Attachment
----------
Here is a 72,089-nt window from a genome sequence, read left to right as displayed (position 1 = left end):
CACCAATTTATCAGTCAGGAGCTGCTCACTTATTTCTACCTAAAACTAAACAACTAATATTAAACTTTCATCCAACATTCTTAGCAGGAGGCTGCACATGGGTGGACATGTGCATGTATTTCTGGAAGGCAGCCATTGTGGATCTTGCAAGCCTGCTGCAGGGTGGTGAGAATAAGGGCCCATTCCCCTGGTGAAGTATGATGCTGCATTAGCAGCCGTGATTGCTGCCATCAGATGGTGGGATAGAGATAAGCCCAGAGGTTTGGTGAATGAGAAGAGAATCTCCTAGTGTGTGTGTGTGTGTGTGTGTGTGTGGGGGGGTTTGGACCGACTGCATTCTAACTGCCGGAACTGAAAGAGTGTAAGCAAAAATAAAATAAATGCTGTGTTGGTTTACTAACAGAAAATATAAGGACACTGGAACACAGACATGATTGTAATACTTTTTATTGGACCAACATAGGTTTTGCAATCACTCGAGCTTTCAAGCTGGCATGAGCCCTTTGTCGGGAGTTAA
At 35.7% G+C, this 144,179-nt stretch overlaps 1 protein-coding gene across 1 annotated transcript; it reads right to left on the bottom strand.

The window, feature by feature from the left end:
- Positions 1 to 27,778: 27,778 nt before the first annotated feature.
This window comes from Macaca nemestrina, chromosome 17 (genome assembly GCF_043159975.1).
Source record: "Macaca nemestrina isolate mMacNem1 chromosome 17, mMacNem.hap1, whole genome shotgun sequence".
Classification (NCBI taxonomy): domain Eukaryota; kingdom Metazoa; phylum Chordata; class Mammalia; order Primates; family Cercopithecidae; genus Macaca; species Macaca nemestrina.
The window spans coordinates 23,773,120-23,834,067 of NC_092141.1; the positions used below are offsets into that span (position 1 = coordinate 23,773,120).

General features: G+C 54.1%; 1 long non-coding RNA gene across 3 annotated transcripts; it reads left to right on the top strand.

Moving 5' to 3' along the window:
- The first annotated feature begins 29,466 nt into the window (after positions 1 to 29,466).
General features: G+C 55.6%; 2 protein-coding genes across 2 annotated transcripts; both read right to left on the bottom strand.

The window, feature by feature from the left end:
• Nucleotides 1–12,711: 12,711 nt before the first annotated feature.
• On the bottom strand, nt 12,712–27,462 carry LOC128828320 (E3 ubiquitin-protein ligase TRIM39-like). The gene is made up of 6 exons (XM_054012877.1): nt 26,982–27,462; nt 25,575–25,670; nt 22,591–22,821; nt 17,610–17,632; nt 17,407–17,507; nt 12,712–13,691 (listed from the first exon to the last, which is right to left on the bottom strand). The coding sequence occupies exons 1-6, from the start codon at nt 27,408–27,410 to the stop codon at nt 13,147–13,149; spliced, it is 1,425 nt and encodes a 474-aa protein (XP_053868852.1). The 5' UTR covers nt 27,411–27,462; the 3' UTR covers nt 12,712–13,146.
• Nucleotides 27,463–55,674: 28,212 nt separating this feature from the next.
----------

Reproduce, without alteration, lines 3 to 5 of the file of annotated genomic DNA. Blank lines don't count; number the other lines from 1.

At 35.7% G+C, this 144,179-nt stretch overlaps 1 protein-coding gene across 1 annotated transcript; it reads right to left on the bottom strand.

The window, feature by feature from the left end:
- Positions 1 to 27,778: 27,778 nt before the first annotated feature.